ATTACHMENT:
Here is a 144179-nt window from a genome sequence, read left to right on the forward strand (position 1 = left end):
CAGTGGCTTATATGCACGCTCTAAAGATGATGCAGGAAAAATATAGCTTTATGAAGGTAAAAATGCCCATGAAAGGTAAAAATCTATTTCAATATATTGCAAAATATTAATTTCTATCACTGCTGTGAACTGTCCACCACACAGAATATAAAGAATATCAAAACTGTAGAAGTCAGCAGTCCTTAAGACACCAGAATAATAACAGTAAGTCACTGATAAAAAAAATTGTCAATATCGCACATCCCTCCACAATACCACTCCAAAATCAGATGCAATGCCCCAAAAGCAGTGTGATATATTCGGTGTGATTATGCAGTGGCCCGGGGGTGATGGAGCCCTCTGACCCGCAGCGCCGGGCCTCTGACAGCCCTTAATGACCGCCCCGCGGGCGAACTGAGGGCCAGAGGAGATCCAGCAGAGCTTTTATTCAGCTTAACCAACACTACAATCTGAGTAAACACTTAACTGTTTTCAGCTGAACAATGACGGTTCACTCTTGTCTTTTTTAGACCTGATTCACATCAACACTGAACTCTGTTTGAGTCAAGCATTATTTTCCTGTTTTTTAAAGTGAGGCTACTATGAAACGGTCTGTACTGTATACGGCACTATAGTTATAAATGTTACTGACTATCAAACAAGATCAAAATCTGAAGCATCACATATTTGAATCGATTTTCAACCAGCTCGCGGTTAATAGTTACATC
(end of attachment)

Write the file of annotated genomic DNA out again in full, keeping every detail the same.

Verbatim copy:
Here is a 144179-nt window from a genome sequence, read left to right on the forward strand (position 1 = left end):
CAGTGGCTTATATGCACGCTCTAAAGATGATGCAGGAAAAATATAGCTTTATGAAGGTAAAAATGCCCATGAAAGGTAAAAATCTATTTCAATATATTGCAAAATATTAATTTCTATCACTGCTGTGAACTGTCCACCACACAGAATATAAAGAATATCAAAACTGTAGAAGTCAGCAGTCCTTAAGACACCAGAATAATAACAGTAAGTCACTGATAAAAAAAATTGTCAATATCGCACATCCCTCCACAATACCACTCCAAAATCAGATGCAATGCCCCAAAAGCAGTGTGATATATTCGGTGTGATTATGCAGTGGCCCGGGGGTGATGGAGCCCTCTGACCCGCAGCGCCGGGCCTCTGACAGCCCTTAATGACCGCCCCGCGGGCGAACTGAGGGCCAGAGGAGATCCAGCAGAGCTTTTATTCAGCTTAACCAACACTACAATCTGAGTAAACACTTAACTGTTTTCAGCTGAACAATGACGGTTCACTCTTGTCTTTTTTAGACCTGATTCACATCAACACTGAACTCTGTTTGAGTCAAGCATTATTTTCCTGTTTTTTAAAGTGAGGCTACTATGAAACGGTCTGTACTGTATACGGCACTATAGTTATAAATGTTACTGACTATCAAACAAGATCAAAATCTGAAGCATCACATATTTGAATCGATTTTCAACCAGCTCGCGGTTAATAGTTACATC